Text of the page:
When it comes to hard disk drive (HDD) capacity, more is always better. We are in the midst of a data deluge where every day several exabytes of new data are created, and the growth is only expected to accelerate thanks to billions of new sensors and IoT devices expected to be deployed over the next several years. Exabytes are becoming zettabytes faster than we know it. Higher capacity drives means more data in fewer racks, with fewer servers, in less building real estate, and lower power and cooling costs, which all adds up to lower total cost of ownership (TCO).
HDD companies have increased capacity with engineering wizardry by driving up the number of platters, filling HDDs with helium to reduce air friction, even squeezing tracks closer and closer together until they overlap. But there is a price to pay as density increases.
Narrower tracks translate to narrower heads and tighter positioning, with a resultant need to narrow the magnetic write field so that adjacent tracks – or even distant tracks – are not accidentally overwritten or damaged during writes. However, since narrowing the write head also weakens the ability to ‘flip’ the state of the media, writing narrower fields becomes more difficult. This causes a dilemma that requires advancements in write technology.
The solution lies in the use of energy-assisted magnetic recording (EAMR). Simply, EAMR involves focusing energy (more on this in a bit) at the track being written to make the media easier to write in that one spot. That additional energy provides the assist.
So, what type of energy is beamed to the write heads? No, we are not talking phasers. Anyway not yet. The two most mentioned types of EAMR are heat assist using a laser (HAMR), or microwave assist (MAMR). So HAMR and MAMR are two types of EAMR. Simple, right? Researchers have been working on these two technologies for years, and Western Digital is no exception, with a goal of delivering increasing capacity without decreasing the HDD’s MTBF (mean time between failures).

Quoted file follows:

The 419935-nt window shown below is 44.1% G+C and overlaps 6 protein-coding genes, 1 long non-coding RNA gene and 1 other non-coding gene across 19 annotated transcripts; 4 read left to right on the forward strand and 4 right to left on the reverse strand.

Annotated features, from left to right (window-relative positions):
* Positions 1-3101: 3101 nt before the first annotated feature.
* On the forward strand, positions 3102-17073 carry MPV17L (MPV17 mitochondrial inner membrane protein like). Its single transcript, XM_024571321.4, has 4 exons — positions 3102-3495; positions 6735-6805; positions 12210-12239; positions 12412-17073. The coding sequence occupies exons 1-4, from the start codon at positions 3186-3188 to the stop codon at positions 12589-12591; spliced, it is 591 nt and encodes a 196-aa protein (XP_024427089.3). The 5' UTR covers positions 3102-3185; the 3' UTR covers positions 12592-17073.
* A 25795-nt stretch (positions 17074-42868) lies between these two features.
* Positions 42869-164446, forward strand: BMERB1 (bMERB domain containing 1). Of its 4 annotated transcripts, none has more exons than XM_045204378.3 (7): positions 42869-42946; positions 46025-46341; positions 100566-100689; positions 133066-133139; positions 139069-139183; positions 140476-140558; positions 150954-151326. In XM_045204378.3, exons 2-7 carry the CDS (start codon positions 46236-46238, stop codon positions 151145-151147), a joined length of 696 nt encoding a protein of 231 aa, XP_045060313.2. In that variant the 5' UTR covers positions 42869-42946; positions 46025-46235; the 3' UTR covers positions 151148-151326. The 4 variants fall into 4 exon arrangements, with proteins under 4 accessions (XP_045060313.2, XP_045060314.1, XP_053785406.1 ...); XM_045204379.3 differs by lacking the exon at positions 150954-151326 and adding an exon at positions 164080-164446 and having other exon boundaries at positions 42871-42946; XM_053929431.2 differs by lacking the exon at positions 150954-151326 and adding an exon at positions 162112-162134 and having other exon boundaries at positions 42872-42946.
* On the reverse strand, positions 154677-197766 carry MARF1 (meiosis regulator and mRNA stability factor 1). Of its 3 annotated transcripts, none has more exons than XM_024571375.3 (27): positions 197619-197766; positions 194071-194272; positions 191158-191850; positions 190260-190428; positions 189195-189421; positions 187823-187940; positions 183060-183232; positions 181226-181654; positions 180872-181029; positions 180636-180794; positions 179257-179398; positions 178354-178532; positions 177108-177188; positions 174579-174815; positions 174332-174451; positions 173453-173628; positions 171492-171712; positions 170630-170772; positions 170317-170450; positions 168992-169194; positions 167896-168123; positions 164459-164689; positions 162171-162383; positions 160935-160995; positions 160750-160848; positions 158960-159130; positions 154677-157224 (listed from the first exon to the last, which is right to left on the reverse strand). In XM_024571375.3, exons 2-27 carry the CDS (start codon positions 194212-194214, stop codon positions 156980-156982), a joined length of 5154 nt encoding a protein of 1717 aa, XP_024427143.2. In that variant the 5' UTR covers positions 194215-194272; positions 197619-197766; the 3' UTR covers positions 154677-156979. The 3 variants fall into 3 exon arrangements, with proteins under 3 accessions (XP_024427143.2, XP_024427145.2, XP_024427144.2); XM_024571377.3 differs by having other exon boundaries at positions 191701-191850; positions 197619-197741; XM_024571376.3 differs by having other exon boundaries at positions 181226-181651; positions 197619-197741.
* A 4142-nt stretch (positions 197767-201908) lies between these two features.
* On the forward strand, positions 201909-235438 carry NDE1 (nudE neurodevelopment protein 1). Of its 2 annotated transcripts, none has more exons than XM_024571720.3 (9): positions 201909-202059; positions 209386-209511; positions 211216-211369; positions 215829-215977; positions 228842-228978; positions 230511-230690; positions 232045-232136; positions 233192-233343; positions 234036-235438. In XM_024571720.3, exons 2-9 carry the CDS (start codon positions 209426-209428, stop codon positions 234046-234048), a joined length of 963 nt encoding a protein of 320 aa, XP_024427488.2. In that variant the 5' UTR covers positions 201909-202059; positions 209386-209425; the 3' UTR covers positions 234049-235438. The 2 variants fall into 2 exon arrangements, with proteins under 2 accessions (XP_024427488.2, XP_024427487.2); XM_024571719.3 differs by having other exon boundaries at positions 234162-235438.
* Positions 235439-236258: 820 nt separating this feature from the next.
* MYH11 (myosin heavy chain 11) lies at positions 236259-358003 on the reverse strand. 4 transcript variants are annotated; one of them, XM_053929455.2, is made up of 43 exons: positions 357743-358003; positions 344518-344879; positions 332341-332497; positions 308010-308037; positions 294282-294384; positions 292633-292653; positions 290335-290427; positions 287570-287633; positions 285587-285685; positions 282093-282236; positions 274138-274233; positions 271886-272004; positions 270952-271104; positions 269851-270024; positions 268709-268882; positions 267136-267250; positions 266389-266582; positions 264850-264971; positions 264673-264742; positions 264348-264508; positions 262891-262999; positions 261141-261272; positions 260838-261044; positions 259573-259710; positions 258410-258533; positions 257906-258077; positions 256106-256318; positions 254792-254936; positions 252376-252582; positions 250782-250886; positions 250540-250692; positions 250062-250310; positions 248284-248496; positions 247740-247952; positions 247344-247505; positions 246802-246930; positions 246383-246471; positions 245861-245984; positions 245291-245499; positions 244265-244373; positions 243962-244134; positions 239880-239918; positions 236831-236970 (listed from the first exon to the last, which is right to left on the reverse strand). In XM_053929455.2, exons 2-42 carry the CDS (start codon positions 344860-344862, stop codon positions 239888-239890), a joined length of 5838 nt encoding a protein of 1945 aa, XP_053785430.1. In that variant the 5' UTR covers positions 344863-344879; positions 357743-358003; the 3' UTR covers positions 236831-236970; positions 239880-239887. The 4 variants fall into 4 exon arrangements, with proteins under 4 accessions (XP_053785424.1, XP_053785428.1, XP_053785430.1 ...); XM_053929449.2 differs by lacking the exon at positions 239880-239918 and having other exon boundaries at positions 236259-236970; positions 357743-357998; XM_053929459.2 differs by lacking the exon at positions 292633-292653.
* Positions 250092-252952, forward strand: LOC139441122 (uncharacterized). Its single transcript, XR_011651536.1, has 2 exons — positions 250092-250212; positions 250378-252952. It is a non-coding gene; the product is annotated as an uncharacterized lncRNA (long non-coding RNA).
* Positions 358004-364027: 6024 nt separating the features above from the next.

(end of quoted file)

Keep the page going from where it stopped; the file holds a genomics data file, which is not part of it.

Advances are constantly being made in EAMR, such as applying bias current to write heads to reduce jitter without laser or microwave beams focused on the media, which Western Digital has dubbed energy-assisted PMR (ePMR). Over time HDD designers will no doubt find new tools for driving density up to meet the ever-increasing demand for bigger HDDs that occupy the same space as their predecessors. Ultimately, it’s about increasing bits per inch while improving overall TCO and ensuring that drive reliability, availability, and serviceability enable enterprises and cloud providers to keep their SLAs.
Western Digital’s years of research in EAMR have led to the industry’s highest capacity 20TB Ultrastar® drives. EAMR drives are not only the future of HDDs, they are here today and offer a method of increasing data center density without the need for fork-lift upgrades of the entire installation.
Click here to learn about what Western Digital’s EAMR technology means for your environment.